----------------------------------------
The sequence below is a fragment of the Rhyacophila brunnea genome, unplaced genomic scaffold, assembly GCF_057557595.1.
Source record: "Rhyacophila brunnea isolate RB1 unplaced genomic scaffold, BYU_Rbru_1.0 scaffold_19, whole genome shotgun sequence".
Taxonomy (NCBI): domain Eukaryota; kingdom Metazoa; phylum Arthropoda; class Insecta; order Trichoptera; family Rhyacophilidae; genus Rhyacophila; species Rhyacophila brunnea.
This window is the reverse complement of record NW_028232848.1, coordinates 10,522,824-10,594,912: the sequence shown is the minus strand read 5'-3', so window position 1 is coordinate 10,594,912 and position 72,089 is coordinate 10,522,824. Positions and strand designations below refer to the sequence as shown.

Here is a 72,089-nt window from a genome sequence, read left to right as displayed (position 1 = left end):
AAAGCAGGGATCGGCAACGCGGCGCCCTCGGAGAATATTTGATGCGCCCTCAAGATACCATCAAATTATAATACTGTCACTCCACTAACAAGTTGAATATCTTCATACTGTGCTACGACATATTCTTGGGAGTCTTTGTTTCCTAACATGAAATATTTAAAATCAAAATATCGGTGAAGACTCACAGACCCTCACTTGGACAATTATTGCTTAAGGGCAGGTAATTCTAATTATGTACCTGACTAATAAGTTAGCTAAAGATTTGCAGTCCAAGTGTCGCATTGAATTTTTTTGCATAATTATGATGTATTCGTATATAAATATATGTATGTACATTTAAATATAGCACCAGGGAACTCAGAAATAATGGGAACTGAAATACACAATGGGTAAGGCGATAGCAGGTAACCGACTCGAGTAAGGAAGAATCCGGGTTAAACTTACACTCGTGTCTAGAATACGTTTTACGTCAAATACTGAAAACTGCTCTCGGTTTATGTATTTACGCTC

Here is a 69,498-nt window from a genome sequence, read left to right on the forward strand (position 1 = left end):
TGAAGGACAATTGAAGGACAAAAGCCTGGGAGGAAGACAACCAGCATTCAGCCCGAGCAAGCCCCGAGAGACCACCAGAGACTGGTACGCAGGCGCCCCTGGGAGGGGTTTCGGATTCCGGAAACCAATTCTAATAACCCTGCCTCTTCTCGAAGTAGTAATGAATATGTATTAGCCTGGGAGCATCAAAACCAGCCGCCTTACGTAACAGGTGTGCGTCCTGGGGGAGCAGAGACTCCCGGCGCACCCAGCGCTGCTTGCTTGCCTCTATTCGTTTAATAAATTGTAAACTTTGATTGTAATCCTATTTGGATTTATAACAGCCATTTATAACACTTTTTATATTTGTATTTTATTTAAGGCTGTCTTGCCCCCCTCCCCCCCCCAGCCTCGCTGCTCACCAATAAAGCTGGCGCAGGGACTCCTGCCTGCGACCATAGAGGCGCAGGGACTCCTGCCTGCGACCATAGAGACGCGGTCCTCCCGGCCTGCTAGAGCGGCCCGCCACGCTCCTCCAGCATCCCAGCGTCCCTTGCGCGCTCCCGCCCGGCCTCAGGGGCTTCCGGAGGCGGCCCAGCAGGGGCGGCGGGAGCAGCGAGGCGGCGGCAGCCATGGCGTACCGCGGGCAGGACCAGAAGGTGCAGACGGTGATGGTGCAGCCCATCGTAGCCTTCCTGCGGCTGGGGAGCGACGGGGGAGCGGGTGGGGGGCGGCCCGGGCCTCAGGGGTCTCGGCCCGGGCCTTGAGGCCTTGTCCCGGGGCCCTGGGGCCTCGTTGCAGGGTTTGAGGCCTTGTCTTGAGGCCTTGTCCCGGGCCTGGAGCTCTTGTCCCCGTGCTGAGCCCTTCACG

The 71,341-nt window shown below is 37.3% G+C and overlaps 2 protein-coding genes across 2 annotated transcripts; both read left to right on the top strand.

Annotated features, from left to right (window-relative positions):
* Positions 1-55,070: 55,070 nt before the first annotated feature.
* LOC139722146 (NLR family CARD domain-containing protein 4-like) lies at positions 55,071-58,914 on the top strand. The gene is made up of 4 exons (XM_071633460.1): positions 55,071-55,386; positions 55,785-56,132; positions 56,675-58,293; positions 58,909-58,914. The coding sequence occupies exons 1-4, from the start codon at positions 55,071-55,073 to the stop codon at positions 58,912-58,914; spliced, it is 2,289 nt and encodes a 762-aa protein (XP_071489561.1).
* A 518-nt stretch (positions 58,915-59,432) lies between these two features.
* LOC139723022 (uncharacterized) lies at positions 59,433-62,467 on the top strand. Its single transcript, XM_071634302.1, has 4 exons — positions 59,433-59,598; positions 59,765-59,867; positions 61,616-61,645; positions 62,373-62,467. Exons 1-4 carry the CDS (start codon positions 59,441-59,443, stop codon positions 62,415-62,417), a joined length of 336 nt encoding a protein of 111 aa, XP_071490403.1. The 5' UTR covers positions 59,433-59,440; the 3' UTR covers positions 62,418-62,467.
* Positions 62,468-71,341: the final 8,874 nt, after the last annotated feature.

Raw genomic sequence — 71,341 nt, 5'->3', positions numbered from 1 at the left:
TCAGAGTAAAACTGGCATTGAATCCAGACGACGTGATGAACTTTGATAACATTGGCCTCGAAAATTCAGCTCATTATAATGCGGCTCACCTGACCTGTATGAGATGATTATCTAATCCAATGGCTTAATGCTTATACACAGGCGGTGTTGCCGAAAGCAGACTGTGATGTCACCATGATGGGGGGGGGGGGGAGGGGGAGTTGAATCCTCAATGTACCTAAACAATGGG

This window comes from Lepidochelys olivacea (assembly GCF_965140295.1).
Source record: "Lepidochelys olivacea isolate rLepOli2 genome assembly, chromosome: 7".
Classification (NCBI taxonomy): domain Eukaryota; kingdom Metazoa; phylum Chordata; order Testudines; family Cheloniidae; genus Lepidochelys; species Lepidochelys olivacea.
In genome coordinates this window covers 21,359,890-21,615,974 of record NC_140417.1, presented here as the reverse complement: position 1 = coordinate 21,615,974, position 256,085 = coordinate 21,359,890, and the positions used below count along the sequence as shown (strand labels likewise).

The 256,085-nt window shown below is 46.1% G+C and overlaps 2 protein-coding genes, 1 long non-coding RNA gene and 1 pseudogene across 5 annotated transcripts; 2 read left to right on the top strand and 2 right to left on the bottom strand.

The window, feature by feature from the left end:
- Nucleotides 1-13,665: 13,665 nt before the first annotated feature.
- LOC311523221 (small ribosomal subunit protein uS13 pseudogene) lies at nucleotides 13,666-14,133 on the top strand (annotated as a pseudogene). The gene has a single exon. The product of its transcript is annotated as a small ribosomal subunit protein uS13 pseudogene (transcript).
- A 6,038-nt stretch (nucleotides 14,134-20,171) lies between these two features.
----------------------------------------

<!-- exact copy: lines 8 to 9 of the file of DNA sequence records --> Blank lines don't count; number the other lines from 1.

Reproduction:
TGAAGGACAATTGAAGGACAAAAGCCTGGGAGGAAGACAACCAGCATTCAGCCCGAGCAAGCCCCGAGAGACCACCAGAGACTGGTACGCAGGCGCCCCTGGGAGGGGTTTCGGATTCCGGAAACCAATTCTAATAACCCTGCCTCTTCTCGAAGTAGTAATGAATATGTATTAGCCTGGGAGCATCAAAACCAGCCGCCTTACGTAACAGGTGTGCGTCCTGGGGGAGCAGAGACTCCCGGCGCACCCAGCGCTGCTTGCTTGCCTCTATTCGTTTAATAAATTGTAAACTTTGATTGTAATCCTATTTGGATTTATAACAGCCATTTATAACACTTTTTATATTTGTATTTTATTTAAGGCTGTCTTGCCCCCCTCCCCCCCCCAGCCTCGCTGCTCACCAATAAAGCTGGCGCAGGGACTCCTGCCTGCGACCATAGAGGCGCAGGGACTCCTGCCTGCGACCATAGAGACGCGGTCCTCCCGGCCTGCTAGAGCGGCCCGCCACGCTCCTCCAGCATCCCAGCGTCCCTTGCGCGCTCCCGCCCGGCCTCAGGGGCTTCCGGAGGCGGCCCAGCAGGGGCGGCGGGAGCAGCGAGGCGGCGGCAGCCATGGCGTACCGCGGGCAGGACCAGAAGGTGCAGACGGTGATGGTGCAGCCCATCGTAGCCTTCCTGCGGCTGGGGAGCGACGGGGGAGCGGGTGGGGGGCGGCCCGGGCCTCAGGGGTCTCGGCCCGGGCCTTGAGGCCTTGTCCCGGGGCCCTGGGGCCTCGTTGCAGGGTTTGAGGCCTTGTCTTGAGGCCTTGTCCCGGGCCTGGAGCTCTTGTCCCCGTGCTGAGCCCTTCACG

The 71,341-nt window shown below is 37.3% G+C and overlaps 2 protein-coding genes across 2 annotated transcripts; both read left to right on the top strand.